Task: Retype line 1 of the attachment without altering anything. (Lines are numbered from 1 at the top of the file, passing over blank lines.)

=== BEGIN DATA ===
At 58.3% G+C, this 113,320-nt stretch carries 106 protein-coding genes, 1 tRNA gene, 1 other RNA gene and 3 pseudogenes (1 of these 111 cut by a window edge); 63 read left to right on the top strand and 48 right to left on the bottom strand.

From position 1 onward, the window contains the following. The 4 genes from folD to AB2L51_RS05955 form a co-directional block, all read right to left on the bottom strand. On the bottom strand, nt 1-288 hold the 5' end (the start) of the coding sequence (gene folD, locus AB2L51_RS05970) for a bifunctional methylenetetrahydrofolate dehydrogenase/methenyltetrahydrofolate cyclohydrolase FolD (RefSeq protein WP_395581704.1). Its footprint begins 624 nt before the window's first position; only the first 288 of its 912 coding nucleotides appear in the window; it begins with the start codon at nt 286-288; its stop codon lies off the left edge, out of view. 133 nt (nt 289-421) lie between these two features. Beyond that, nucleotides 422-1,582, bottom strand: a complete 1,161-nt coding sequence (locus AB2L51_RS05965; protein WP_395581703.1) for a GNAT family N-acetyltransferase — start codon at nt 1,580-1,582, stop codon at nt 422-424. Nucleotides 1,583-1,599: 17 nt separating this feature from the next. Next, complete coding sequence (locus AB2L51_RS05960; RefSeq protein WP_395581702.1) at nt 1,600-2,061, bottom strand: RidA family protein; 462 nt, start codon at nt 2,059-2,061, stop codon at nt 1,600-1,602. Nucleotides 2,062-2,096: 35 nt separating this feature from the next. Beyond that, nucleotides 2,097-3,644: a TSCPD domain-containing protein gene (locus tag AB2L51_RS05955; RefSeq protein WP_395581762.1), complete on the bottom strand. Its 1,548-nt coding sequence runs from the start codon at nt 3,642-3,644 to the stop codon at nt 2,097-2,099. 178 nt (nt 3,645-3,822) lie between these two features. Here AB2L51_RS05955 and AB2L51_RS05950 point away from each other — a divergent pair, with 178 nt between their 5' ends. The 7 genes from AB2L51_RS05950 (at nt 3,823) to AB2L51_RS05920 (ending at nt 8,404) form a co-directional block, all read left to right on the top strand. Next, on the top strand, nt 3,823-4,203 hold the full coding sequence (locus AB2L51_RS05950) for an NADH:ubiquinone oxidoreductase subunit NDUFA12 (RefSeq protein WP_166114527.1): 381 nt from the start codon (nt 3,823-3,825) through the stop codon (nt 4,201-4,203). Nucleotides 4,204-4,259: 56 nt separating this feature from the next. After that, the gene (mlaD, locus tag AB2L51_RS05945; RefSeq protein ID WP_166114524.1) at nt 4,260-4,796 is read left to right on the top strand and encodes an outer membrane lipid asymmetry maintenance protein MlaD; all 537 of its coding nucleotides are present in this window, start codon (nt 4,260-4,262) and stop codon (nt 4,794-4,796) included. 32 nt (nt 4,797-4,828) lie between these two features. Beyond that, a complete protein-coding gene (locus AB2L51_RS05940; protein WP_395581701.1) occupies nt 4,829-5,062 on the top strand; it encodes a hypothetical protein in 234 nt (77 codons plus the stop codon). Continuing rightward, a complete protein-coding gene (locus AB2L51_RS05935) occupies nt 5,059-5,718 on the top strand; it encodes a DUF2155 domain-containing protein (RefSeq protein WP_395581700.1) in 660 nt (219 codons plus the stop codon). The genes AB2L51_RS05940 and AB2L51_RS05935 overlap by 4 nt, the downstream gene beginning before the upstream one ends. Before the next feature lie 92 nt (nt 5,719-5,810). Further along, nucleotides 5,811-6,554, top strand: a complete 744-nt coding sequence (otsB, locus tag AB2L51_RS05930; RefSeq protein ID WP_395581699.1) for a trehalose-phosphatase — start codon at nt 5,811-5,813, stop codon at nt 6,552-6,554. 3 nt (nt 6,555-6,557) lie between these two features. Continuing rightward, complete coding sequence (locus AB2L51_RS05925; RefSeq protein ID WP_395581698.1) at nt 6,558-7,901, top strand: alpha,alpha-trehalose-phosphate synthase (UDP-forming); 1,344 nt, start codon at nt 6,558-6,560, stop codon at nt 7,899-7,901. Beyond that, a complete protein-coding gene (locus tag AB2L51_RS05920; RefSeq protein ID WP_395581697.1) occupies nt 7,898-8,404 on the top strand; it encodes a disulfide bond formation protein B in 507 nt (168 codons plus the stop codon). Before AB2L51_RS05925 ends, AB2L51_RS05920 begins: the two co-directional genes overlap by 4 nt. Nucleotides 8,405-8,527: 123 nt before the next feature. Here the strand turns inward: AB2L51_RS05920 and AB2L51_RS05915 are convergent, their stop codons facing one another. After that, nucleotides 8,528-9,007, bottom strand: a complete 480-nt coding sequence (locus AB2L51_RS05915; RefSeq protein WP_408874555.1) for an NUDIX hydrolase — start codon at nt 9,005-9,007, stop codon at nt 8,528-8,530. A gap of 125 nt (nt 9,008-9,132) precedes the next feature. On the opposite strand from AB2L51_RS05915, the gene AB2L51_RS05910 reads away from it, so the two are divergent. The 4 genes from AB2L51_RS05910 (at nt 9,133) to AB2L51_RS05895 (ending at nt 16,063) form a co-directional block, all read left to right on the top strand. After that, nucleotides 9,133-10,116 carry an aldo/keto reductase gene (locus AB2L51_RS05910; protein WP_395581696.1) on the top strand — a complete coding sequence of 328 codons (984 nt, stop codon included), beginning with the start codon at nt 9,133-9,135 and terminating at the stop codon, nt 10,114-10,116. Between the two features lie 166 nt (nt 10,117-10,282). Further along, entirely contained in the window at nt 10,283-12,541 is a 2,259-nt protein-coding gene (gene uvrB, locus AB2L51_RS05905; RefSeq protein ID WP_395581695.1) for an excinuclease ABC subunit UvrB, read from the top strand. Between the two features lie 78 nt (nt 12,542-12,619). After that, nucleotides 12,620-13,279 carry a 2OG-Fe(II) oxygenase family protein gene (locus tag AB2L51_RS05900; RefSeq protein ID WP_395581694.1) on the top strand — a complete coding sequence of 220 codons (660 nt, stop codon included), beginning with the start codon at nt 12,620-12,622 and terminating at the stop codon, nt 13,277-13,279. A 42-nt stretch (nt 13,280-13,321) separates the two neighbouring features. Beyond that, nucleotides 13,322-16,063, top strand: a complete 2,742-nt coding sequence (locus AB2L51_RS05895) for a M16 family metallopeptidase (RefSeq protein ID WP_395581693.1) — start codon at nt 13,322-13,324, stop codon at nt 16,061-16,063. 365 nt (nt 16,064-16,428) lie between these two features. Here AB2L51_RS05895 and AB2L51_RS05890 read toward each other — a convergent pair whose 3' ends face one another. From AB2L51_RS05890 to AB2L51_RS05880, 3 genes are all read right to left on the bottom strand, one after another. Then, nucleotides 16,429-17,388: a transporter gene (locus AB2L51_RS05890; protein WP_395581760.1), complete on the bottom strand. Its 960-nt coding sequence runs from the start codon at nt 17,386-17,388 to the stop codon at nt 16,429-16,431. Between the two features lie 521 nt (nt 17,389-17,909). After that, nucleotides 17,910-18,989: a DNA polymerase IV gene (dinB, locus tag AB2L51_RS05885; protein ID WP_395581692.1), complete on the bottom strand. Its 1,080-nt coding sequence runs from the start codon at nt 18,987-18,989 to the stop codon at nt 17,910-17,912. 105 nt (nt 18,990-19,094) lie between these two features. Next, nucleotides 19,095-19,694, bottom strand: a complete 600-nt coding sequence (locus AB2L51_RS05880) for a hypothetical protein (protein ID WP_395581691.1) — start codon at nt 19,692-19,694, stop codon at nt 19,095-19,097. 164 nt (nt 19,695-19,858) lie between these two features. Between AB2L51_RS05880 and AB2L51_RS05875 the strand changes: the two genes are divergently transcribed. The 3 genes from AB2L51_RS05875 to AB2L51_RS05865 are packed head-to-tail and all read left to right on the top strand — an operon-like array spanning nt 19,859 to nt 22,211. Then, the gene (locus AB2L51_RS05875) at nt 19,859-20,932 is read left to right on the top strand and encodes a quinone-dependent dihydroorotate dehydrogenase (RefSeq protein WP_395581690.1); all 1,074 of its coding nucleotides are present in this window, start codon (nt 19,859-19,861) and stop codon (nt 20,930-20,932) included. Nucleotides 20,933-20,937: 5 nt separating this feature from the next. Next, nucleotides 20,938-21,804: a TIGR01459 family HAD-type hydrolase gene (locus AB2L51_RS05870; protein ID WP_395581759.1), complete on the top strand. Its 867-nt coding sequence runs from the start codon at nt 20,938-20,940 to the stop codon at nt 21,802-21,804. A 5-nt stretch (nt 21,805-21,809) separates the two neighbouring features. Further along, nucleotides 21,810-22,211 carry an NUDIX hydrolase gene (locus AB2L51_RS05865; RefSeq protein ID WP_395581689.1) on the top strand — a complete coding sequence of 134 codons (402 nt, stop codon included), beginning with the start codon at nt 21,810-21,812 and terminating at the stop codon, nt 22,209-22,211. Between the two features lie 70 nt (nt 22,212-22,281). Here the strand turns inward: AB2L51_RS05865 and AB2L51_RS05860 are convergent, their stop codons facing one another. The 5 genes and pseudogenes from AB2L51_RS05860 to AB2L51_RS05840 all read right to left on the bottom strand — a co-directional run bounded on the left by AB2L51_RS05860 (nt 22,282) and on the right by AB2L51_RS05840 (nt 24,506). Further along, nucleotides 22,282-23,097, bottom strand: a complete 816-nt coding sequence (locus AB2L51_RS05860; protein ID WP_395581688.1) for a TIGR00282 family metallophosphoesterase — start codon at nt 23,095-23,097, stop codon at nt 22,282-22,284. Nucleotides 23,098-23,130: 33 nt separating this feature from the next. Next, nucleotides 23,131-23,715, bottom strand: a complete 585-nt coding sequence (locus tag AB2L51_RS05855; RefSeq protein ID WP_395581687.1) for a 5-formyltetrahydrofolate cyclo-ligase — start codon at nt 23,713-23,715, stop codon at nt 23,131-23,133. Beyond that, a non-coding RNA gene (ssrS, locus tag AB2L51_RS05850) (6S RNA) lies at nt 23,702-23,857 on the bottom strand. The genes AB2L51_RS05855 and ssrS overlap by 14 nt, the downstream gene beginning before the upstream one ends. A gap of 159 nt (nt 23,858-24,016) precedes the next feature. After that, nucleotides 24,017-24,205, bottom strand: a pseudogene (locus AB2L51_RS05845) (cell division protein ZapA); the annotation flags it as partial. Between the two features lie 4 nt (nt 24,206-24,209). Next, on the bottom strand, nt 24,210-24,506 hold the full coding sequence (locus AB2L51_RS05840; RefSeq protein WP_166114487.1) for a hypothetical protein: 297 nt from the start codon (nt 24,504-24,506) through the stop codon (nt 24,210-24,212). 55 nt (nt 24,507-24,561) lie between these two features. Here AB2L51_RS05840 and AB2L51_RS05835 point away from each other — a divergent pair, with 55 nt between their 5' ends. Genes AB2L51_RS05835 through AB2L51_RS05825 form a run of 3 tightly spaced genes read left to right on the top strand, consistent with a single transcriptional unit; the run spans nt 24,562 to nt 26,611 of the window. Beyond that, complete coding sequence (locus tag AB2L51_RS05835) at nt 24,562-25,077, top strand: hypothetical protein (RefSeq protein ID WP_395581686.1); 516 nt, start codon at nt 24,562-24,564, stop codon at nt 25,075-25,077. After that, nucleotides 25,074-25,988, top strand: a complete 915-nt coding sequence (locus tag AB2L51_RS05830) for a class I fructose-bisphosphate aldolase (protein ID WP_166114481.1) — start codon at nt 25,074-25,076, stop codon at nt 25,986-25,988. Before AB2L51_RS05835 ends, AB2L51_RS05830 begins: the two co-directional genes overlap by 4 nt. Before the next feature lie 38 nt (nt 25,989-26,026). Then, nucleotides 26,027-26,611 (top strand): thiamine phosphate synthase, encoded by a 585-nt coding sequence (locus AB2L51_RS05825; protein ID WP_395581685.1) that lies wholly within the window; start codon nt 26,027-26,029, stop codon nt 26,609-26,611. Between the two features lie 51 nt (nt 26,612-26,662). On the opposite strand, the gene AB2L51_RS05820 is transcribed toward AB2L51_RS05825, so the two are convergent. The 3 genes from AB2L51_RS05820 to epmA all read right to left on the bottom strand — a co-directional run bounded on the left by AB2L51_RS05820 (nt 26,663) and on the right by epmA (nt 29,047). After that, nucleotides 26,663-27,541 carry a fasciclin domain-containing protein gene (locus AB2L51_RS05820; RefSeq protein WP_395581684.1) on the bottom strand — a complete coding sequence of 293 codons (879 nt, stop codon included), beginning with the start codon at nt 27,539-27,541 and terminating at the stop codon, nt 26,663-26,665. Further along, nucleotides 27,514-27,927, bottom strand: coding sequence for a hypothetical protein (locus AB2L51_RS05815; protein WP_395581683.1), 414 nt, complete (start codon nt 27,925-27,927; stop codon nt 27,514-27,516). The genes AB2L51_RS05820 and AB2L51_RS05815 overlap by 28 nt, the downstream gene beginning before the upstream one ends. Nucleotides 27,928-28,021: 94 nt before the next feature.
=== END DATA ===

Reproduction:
At 58.3% G+C, this 113,320-nt stretch carries 106 protein-coding genes, 1 tRNA gene, 1 other RNA gene and 3 pseudogenes (1 of these 111 cut by a window edge); 63 read left to right on the top strand and 48 right to left on the bottom strand.